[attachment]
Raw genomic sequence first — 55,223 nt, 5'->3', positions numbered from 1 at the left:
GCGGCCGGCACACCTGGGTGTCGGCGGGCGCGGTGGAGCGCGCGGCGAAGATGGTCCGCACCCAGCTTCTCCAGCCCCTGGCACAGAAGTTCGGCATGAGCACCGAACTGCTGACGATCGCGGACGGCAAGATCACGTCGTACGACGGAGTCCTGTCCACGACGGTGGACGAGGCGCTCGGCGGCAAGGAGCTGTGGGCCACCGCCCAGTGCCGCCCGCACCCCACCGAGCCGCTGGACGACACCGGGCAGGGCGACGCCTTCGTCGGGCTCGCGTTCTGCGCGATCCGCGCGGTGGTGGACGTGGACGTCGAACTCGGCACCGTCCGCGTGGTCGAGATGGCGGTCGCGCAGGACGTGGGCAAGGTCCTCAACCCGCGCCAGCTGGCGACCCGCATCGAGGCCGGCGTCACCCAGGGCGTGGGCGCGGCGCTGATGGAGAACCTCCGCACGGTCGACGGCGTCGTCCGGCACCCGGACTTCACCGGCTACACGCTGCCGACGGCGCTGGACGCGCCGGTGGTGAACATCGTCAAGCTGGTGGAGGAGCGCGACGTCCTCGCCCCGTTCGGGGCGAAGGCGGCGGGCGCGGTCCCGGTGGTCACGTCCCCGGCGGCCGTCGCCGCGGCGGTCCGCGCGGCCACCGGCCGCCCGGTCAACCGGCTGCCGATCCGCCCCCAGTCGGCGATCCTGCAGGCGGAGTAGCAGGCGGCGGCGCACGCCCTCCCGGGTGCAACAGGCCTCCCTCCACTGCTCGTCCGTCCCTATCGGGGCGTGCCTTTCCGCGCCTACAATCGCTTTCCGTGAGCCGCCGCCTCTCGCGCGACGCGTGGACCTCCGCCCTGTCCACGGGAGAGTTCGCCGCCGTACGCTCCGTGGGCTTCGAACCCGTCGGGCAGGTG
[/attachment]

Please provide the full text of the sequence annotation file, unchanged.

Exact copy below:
Raw genomic sequence first — 55,223 nt, 5'->3', positions numbered from 1 at the left:
GCGGCCGGCACACCTGGGTGTCGGCGGGCGCGGTGGAGCGCGCGGCGAAGATGGTCCGCACCCAGCTTCTCCAGCCCCTGGCACAGAAGTTCGGCATGAGCACCGAACTGCTGACGATCGCGGACGGCAAGATCACGTCGTACGACGGAGTCCTGTCCACGACGGTGGACGAGGCGCTCGGCGGCAAGGAGCTGTGGGCCACCGCCCAGTGCCGCCCGCACCCCACCGAGCCGCTGGACGACACCGGGCAGGGCGACGCCTTCGTCGGGCTCGCGTTCTGCGCGATCCGCGCGGTGGTGGACGTGGACGTCGAACTCGGCACCGTCCGCGTGGTCGAGATGGCGGTCGCGCAGGACGTGGGCAAGGTCCTCAACCCGCGCCAGCTGGCGACCCGCATCGAGGCCGGCGTCACCCAGGGCGTGGGCGCGGCGCTGATGGAGAACCTCCGCACGGTCGACGGCGTCGTCCGGCACCCGGACTTCACCGGCTACACGCTGCCGACGGCGCTGGACGCGCCGGTGGTGAACATCGTCAAGCTGGTGGAGGAGCGCGACGTCCTCGCCCCGTTCGGGGCGAAGGCGGCGGGCGCGGTCCCGGTGGTCACGTCCCCGGCGGCCGTCGCCGCGGCGGTCCGCGCGGCCACCGGCCGCCCGGTCAACCGGCTGCCGATCCGCCCCCAGTCGGCGATCCTGCAGGCGGAGTAGCAGGCGGCGGCGCACGCCCTCCCGGGTGCAACAGGCCTCCCTCCACTGCTCGTCCGTCCCTATCGGGGCGTGCCTTTCCGCGCCTACAATCGCTTTCCGTGAGCCGCCGCCTCTCGCGCGACGCGTGGACCTCCGCCCTGTCCACGGGAGAGTTCGCCGCCGTACGCTCCGTGGGCTTCGAACCCGTCGGGCAGGTG